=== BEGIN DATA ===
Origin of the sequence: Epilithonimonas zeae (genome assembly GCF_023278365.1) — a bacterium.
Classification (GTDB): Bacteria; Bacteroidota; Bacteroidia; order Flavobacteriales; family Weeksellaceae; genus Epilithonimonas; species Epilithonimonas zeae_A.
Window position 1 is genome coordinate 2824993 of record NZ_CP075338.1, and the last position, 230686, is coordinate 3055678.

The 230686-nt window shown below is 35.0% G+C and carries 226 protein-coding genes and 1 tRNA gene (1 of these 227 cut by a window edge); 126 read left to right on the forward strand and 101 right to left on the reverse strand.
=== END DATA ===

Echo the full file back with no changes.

Origin of the sequence: Epilithonimonas zeae (genome assembly GCF_023278365.1) — a bacterium.
Classification (GTDB): Bacteria; Bacteroidota; Bacteroidia; order Flavobacteriales; family Weeksellaceae; genus Epilithonimonas; species Epilithonimonas zeae_A.
Window position 1 is genome coordinate 2824993 of record NZ_CP075338.1, and the last position, 230686, is coordinate 3055678.

The 230686-nt window shown below is 35.0% G+C and carries 226 protein-coding genes and 1 tRNA gene (1 of these 227 cut by a window edge); 126 read left to right on the forward strand and 101 right to left on the reverse strand.